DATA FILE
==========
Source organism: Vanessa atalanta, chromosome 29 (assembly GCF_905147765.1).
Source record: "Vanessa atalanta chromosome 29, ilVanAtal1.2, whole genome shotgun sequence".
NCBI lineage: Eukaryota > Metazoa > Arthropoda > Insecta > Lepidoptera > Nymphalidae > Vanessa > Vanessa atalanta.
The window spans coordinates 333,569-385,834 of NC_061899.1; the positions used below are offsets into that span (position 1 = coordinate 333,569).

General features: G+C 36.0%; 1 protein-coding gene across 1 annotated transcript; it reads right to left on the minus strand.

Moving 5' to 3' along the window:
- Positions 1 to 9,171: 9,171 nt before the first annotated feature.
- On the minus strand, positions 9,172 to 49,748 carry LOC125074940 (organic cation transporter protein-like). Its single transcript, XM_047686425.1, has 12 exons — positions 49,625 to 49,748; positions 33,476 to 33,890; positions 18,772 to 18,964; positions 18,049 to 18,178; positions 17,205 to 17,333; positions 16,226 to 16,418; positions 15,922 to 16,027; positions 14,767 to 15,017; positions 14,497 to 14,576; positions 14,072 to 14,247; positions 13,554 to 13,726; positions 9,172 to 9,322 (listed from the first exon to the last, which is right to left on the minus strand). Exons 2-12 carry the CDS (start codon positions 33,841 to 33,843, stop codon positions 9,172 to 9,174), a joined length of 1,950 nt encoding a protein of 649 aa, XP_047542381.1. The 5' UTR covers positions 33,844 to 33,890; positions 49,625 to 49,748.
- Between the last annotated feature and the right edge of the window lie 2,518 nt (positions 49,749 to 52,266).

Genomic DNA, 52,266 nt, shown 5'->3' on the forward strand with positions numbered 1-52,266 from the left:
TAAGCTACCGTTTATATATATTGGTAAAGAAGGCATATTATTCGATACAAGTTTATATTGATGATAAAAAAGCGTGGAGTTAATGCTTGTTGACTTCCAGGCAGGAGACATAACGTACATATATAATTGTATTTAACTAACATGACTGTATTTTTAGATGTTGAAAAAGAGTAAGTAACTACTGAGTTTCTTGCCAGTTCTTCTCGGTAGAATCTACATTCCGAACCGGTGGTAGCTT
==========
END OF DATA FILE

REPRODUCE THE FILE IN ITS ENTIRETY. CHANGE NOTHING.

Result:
Source organism: Vanessa atalanta, chromosome 29 (assembly GCF_905147765.1).
Source record: "Vanessa atalanta chromosome 29, ilVanAtal1.2, whole genome shotgun sequence".
NCBI lineage: Eukaryota > Metazoa > Arthropoda > Insecta > Lepidoptera > Nymphalidae > Vanessa > Vanessa atalanta.
The window spans coordinates 333,569-385,834 of NC_061899.1; the positions used below are offsets into that span (position 1 = coordinate 333,569).

General features: G+C 36.0%; 1 protein-coding gene across 1 annotated transcript; it reads right to left on the minus strand.

Moving 5' to 3' along the window:
- Positions 1 to 9,171: 9,171 nt before the first annotated feature.
- On the minus strand, positions 9,172 to 49,748 carry LOC125074940 (organic cation transporter protein-like). Its single transcript, XM_047686425.1, has 12 exons — positions 49,625 to 49,748; positions 33,476 to 33,890; positions 18,772 to 18,964; positions 18,049 to 18,178; positions 17,205 to 17,333; positions 16,226 to 16,418; positions 15,922 to 16,027; positions 14,767 to 15,017; positions 14,497 to 14,576; positions 14,072 to 14,247; positions 13,554 to 13,726; positions 9,172 to 9,322 (listed from the first exon to the last, which is right to left on the minus strand). Exons 2-12 carry the CDS (start codon positions 33,841 to 33,843, stop codon positions 9,172 to 9,174), a joined length of 1,950 nt encoding a protein of 649 aa, XP_047542381.1. The 5' UTR covers positions 33,844 to 33,890; positions 49,625 to 49,748.
- Between the last annotated feature and the right edge of the window lie 2,518 nt (positions 49,749 to 52,266).

Genomic DNA, 52,266 nt, shown 5'->3' on the forward strand with positions numbered 1-52,266 from the left:
TAAGCTACCGTTTATATATATTGGTAAAGAAGGCATATTATTCGATACAAGTTTATATTGATGATAAAAAAGCGTGGAGTTAATGCTTGTTGACTTCCAGGCAGGAGACATAACGTACATATATAATTGTATTTAACTAACATGACTGTATTTTTAGATGTTGAAAAAGAGTAAGTAACTACTGAGTTTCTTGCCAGTTCTTCTCGGTAGAATCTACATTCCGAACCGGTGGTAGCTT